To protect its lenders, Zopa uses a fund called Safeguard which spreads the impact of bad debts across its savers. Your money is spread across several borrowers. The rate offered by Zopa already has the assumed bad debts as well as their fee deducted. When a borrower does not repay, you are protected by Safeguard which ensures you are paid your amount in full including interest. As long as there is not some big catastrophe, you should always get what is promised. It gets risky only when there are too many bad debts at one particular time.
Funding Circle might just be the most traditional peer-to-peer system in that it lends to individuals/businesses based on what they propose. The advertised rates here are usually higher, but so are bad debt provisions which makes it the riskiest.
Alternatively you may choose to spread the risk in savings funds just like those offered by Zopa and Ratesetter. Funding Circle advises you to spread the risk across no less than 100 businesses.
Ratesetter provides a more traditional approach to saving. It does everything it can and acts like a savings account for those who want to put their money away. You can invest in any markets over the year and can withdraw money at any time as long as you meet the minimum of 1000 Euros in your account.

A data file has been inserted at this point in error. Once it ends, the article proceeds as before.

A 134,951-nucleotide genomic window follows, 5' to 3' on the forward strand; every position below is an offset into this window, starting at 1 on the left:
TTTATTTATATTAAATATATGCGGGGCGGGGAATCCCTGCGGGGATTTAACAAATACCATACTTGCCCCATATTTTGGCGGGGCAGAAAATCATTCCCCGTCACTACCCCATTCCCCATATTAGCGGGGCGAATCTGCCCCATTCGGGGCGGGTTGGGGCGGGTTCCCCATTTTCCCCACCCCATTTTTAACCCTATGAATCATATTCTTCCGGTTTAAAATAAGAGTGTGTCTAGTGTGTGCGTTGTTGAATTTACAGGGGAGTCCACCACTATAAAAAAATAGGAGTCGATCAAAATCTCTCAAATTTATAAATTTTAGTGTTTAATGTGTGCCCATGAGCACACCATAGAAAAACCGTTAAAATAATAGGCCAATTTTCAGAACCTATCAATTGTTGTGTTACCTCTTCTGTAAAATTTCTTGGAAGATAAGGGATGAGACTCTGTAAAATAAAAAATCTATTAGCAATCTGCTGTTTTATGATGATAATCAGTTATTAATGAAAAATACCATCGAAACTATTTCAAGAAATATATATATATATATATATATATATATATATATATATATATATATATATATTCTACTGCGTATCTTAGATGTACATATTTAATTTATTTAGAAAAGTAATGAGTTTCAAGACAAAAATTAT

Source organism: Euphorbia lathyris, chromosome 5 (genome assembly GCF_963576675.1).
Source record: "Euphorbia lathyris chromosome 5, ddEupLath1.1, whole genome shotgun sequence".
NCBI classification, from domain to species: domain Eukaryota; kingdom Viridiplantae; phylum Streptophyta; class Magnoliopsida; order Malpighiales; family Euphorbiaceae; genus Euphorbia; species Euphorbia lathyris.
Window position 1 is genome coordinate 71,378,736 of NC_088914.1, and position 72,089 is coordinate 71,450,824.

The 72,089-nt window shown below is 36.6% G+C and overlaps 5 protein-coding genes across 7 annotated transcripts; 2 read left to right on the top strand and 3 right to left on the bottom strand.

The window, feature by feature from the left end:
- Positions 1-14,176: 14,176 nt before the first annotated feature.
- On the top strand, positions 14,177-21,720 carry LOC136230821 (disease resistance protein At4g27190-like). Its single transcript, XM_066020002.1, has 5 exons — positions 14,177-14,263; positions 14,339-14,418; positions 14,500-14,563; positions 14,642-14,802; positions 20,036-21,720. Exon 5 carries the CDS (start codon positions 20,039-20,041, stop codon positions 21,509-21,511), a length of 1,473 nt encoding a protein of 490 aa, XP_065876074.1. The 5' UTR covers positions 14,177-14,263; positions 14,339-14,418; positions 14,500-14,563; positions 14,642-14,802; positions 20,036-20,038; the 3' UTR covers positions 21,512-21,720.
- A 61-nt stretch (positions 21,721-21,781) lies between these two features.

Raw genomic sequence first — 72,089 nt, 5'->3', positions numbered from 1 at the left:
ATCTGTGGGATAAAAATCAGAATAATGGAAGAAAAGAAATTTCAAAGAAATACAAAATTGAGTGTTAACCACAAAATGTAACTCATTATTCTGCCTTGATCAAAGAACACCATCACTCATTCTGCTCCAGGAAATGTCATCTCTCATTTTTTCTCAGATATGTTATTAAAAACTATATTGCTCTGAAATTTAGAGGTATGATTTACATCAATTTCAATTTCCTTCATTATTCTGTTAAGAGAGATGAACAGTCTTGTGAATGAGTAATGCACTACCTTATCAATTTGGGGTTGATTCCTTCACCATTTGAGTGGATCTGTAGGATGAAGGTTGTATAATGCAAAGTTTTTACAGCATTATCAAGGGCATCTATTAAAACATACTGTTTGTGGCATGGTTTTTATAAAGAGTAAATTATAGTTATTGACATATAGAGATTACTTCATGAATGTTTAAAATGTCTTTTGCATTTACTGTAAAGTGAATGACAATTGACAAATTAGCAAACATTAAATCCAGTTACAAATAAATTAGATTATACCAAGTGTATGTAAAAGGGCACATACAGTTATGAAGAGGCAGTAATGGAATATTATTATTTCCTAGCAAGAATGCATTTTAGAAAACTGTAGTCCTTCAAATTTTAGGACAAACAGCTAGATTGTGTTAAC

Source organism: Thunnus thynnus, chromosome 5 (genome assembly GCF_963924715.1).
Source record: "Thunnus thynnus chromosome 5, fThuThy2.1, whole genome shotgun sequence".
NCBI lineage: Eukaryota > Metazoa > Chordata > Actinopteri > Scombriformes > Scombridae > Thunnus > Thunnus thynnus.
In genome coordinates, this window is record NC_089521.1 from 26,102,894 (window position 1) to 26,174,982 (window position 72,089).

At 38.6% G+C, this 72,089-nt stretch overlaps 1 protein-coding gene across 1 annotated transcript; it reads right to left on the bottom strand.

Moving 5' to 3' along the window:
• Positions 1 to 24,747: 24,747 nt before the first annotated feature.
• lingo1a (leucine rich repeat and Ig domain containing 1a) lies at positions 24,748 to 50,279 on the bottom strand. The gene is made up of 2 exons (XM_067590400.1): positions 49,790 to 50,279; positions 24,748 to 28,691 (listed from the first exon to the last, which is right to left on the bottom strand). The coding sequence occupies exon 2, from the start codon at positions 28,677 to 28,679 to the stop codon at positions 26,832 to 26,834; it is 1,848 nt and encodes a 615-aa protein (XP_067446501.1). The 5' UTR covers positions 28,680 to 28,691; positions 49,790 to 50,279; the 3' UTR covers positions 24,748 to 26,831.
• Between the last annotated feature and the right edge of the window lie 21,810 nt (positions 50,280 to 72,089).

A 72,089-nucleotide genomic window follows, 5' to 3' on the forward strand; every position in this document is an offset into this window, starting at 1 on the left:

Ratesetter also has its own fund that covers any shortfall resulting from bad debts.
So, peer to peer or savings?
If you’re looking for a money saving option then peer-to-peer lending may be a sensible option, but there are a few things you need to be aware of.
First of all, are you prepared to have your money locked away for lengthy periods of time? P2P only works if you are happy to have your cash unavailable for as much as five years.
It’s not where you go looking if you want access to cash any time soon. If you fall into this category you may need an ISA, an instant-access savings account or a current account. Some peer-to-peer sites let you take out your money quickly, but you run at a risk of losing a lot of interest.
Another thing you need to be wary of is security. Unlike in the early days, peer to peer sites in the UK are nowadays regulated, but you have no guarantee of an overarching compensation scheme in case things go wrong.
The more popular peer-to-peer lending sites have a separate emergency fund that they use to protect their clients against bad debts and shortfalls that may occur in repayments. However, much smaller lenders don’t have these options and they do employ limits.
If one of these sites was overwhelmed by bad debts and the scheme is no longer able to cover you, you could end up losing a lot of cash.
Most savers will choose a particular p2p lending company in the UK based on the rate offered. Remember to compare lending rates against those offered at banks for long term savings. Banks pose much less risks than peer to peer companies.
If you are a borrower then the peer to peer system may be a good alternative for you. You won’t have to worry about losing money like the lenders do. However, ensure you read the rules on debt repayment carefully. If you set up a Direct Debit, you will be able to cover repayments and keep track of the duration of your loan.
More and more peer to peer lending companies are springing up in the UK. It is up to you to look for the best rate possible.